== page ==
In Durbs

Durban greeted me like a well worn sock: warm, grey, slightly moist and rather grubby.
There was also an overpowering smell of cheese. Possibly anyway.

I’m out here doing some training for staff at one of the local government hospitals. And I’ve decided that I quite like Durban.
The rolling hills and general unkempt state of the place remind me of South Yorkshire, while the stereotypical banana trees and fields of sugar cane are stereotypically stereotypical. Don’t you love it when that happens? Like a seeing a fat, topless Geordie bloke wandering drunk around Newcastle or a Mafia boss smoking a cigar on the streets of Palermo.
If I get some crippling humidity tomorrow, I win a small prize.
Oh, and the people here are friendly (although I haven’t met them all) (yet) and the birds are mental – splendid starlings everywhere – and the roads around the University are crazy steep like in Sheffield.
I even caught a glimpse of the Moses Mabhida Stadium, which was actually less awe-inspiring than I thought it would be but still inspired a certain amount of awe, albeit not as much as I had kept aside for the occasion. I now have some spare awe which I will hold onto for a sight or event that requires surplus awe.

But the Inkosi Albert Luthuli Hospital has been the biggest surprise of my visit thus far. I’ve worked in and around a lot of government hospitals in my time, both in the UK and in SA. And I was blown away by the facilities, the labs, the cleanliness and the general upkeep of the place. It would rival any major hospital in the UK and puts the ones in Cape Town to shame.
And now I can’t quite understand why there isn’t a moderate level of decency across the country rather than apparent excellence over here and utter disgrace back home.

The only drawback of being here, aside from missing my wife and two small kidlets, is that I had to get up at stupid o’clock to be here. Although even that did make for a stunning flight over the snow-capped peaks of the Western Cape, the barren Karoo and the KZN mountains at sunrise. Thus, once I’ve been out for dinner at Chatsworth – which is most probably something like the stately home in north Derbyshire of the same name – there is no plan to stay up late this evening, especially with the requirement to detect and diagnose a shedload more TB tomorrow at that sparkly hospital.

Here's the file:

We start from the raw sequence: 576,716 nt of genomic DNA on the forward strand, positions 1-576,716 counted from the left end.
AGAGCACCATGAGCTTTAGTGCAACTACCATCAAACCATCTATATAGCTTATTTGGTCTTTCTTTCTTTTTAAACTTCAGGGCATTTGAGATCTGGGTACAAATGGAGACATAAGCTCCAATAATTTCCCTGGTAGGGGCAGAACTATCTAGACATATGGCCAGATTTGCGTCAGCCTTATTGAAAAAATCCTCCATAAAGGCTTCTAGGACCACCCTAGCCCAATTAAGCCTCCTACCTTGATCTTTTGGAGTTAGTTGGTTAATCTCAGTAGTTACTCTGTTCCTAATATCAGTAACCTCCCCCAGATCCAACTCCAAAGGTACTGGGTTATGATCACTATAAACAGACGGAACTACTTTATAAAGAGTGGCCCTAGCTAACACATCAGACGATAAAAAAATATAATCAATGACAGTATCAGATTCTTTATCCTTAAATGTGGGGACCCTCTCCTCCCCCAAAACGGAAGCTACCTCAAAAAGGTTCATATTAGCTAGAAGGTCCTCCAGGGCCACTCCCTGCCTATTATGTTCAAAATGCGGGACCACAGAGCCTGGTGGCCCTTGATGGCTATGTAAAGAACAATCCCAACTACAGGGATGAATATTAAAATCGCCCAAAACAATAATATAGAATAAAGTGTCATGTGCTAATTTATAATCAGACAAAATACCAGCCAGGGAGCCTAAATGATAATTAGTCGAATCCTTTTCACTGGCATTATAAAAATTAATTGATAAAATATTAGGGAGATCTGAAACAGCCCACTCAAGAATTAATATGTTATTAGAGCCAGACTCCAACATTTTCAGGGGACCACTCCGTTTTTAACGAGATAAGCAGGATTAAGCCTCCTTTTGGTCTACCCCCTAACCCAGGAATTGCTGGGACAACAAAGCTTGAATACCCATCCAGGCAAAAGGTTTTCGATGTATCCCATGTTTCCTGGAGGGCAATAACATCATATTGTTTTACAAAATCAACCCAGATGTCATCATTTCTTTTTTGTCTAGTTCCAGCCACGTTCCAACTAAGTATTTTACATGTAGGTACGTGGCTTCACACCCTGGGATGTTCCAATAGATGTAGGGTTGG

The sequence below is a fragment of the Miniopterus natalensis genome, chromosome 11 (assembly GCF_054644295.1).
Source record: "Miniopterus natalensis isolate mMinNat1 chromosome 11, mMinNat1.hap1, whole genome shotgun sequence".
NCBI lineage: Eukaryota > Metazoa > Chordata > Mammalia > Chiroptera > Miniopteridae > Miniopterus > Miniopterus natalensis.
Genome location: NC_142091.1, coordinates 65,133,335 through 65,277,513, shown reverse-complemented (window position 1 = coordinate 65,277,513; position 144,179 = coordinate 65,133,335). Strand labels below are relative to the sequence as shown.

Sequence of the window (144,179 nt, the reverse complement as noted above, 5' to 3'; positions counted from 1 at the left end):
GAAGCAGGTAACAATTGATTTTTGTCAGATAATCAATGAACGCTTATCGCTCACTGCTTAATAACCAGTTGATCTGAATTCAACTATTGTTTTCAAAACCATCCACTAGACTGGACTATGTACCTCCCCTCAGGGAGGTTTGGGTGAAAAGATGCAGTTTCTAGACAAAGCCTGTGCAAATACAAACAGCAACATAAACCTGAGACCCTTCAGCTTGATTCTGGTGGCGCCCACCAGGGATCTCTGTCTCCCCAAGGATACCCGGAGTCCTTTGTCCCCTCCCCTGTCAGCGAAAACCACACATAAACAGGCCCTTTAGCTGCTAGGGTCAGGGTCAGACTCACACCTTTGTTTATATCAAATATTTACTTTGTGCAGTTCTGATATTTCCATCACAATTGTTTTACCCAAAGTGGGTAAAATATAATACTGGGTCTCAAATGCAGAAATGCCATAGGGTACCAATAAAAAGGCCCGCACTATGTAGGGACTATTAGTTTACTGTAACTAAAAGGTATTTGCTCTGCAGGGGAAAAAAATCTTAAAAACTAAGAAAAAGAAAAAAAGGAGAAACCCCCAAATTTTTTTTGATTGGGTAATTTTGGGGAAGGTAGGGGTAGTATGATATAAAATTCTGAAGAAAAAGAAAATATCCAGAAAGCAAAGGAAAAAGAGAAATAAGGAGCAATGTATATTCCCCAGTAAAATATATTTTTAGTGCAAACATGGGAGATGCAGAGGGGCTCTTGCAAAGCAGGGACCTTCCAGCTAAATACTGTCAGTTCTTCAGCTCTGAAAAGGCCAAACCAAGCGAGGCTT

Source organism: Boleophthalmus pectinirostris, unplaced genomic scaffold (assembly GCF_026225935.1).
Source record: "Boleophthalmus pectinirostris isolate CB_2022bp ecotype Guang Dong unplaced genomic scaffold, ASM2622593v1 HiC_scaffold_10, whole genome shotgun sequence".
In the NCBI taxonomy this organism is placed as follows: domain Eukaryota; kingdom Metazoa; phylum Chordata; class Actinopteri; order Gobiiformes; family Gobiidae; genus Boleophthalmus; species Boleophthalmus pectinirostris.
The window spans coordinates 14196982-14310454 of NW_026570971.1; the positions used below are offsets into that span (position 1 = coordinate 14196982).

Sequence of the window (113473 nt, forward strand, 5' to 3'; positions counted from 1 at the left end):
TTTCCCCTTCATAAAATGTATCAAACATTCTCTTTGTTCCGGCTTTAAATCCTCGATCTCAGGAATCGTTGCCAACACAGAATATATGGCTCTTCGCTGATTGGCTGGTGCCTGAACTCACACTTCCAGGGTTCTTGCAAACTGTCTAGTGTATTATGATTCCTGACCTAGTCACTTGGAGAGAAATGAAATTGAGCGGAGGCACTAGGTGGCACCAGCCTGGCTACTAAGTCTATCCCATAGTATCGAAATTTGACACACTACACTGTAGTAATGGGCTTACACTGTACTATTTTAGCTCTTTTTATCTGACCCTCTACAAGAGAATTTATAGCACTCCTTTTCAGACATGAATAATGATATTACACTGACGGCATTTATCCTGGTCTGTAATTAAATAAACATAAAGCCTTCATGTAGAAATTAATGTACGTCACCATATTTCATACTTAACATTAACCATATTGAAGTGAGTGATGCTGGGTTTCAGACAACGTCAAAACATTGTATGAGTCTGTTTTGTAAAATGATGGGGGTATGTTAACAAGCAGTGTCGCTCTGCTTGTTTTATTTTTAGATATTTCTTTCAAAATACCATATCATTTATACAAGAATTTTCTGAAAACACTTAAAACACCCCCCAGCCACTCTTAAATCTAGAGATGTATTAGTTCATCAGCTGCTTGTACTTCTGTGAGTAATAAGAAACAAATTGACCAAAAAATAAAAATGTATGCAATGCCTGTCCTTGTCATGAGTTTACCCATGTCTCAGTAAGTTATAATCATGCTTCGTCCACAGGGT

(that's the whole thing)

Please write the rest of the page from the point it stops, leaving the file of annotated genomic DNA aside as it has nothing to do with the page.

Til then, dearhearts…

5 thoughts on “In Durbs

  1. I ran away from home and went to live in Durbs-by-the-sea… and loved it. That was wa-a-a-y back in 85/86, when you were just knee-high to a grasshopper. Back then, they had bumper stickers for cars that read “Welcome to Durban, now go home” – printed specially to annoy the Vaalies when they arrived en masse every December, with their Vaalie habits, and their Vaalie ignorance, and f*cked off the locals. 😉

    Reading your blog post has just brought a whole raft of memories to the fore… damn you! 😀

  2. Methinks those birds may well be Indian Mynah birds – they look just like starlings and Durban and Joburg are overrun with them. They are truly mental. I once saw two of them having a barney, rolling around on the ground and trying to beat the whatsit out of each other, with a third one acting as ref and bobbing in and out between the two breaking it up when it got too rough.

  3. HH > Seemed like a nice place. Looking forward to coming back – will try to take a day off here next time.

    Charmskool > Hmm. Just looked that IMB up – not one of them. Could be a Cape Glossy Starling or a Black Bellied Starling though – will have a better look when I get home.

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